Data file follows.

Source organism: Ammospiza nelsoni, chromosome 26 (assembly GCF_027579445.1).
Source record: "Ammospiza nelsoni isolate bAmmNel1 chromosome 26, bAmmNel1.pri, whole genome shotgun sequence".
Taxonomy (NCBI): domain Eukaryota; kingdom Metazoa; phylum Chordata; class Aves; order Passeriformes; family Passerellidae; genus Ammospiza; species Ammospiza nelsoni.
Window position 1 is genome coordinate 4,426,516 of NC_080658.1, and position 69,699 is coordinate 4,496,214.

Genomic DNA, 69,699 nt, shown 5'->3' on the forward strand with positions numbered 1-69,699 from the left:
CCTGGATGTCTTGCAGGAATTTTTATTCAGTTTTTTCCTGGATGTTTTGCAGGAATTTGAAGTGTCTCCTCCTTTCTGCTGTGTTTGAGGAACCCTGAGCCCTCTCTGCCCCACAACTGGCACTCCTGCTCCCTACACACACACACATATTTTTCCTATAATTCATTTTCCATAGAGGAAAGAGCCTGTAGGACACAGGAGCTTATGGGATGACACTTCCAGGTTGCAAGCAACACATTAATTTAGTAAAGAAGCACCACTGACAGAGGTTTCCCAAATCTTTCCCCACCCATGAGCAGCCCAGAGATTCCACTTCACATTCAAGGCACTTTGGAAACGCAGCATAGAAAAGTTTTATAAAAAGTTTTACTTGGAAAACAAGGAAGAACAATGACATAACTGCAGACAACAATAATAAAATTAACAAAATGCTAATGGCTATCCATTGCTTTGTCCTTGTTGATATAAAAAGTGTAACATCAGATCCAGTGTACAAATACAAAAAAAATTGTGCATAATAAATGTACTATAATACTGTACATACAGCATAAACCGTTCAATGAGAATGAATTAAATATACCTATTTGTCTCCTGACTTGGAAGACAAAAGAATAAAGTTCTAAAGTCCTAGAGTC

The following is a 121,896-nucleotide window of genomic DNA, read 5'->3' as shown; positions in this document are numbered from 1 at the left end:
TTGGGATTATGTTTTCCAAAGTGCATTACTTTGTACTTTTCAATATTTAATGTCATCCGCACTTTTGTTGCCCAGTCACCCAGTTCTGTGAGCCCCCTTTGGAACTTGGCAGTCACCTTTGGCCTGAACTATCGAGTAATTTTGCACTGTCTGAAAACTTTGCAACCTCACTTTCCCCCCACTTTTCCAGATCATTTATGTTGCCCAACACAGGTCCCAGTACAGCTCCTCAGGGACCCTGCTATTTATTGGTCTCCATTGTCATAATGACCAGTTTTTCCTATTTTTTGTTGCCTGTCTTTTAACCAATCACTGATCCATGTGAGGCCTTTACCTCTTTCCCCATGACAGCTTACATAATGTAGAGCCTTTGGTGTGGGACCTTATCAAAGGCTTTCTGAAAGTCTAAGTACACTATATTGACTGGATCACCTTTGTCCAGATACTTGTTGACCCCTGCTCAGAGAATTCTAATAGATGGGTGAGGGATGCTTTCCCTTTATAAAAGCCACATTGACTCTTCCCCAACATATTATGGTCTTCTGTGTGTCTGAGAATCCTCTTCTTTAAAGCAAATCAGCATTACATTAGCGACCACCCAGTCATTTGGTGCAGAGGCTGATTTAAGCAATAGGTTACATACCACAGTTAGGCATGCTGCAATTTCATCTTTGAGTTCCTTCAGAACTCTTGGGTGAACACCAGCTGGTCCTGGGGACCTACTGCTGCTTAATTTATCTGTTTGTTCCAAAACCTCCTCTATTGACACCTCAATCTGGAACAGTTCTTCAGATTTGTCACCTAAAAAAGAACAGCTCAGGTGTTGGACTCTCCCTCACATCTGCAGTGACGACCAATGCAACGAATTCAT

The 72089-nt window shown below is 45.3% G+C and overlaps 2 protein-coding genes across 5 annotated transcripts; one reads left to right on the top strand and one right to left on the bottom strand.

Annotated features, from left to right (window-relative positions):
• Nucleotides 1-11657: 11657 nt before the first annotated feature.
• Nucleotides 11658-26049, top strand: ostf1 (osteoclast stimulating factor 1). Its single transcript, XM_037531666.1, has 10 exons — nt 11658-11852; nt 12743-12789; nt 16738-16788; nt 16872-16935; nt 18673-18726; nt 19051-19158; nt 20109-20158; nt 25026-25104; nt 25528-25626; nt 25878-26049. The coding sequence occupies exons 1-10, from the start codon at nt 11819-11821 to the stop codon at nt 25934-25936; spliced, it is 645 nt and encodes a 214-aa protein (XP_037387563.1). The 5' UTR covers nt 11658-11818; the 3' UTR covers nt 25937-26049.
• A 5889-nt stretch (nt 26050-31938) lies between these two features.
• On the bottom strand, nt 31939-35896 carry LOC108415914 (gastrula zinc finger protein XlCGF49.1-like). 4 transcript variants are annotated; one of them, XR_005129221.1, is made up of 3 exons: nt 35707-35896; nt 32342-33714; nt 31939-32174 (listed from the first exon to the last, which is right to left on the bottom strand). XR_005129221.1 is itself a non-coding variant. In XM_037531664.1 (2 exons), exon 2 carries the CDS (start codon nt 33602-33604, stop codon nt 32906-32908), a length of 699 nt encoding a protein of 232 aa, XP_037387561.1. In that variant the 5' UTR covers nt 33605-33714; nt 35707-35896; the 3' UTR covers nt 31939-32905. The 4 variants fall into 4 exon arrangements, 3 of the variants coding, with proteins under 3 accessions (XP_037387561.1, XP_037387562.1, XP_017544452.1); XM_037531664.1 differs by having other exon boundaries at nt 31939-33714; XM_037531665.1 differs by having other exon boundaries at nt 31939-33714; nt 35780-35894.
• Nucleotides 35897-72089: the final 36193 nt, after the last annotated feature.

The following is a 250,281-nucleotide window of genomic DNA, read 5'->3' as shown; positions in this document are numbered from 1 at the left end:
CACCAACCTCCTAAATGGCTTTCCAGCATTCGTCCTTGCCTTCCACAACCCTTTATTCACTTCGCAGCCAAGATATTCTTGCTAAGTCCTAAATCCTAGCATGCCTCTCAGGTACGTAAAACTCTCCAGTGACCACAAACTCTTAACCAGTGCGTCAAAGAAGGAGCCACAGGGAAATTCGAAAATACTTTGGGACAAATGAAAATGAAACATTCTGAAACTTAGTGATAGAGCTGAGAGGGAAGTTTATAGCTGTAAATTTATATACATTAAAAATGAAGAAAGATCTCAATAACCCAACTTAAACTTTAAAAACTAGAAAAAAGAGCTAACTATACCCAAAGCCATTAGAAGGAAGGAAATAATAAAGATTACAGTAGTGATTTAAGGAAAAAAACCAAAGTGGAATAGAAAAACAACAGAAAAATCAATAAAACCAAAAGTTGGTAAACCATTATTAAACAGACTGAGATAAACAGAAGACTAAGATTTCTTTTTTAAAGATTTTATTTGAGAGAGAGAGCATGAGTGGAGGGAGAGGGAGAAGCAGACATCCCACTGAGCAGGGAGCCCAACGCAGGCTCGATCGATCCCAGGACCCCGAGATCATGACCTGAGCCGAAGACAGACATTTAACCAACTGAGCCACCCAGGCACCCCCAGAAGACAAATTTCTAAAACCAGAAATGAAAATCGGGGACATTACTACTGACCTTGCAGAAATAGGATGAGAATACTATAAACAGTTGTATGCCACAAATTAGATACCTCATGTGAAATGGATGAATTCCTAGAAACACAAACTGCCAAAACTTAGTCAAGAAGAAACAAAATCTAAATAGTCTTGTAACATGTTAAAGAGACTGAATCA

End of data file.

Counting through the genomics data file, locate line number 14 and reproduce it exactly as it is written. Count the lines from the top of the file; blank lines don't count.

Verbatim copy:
• On the bottom strand, nt 31939-35896 carry LOC108415914 (gastrula zinc finger protein XlCGF49.1-like). 4 transcript variants are annotated; one of them, XR_005129221.1, is made up of 3 exons: nt 35707-35896; nt 32342-33714; nt 31939-32174 (listed from the first exon to the last, which is right to left on the bottom strand). XR_005129221.1 is itself a non-coding variant. In XM_037531664.1 (2 exons), exon 2 carries the CDS (start codon nt 33602-33604, stop codon nt 32906-32908), a length of 699 nt encoding a protein of 232 aa, XP_037387561.1. In that variant the 5' UTR covers nt 33605-33714; nt 35707-35896; the 3' UTR covers nt 31939-32905. The 4 variants fall into 4 exon arrangements, 3 of the variants coding, with proteins under 3 accessions (XP_037387561.1, XP_037387562.1, XP_017544452.1); XM_037531664.1 differs by having other exon boundaries at nt 31939-33714; XM_037531665.1 differs by having other exon boundaries at nt 31939-33714; nt 35780-35894.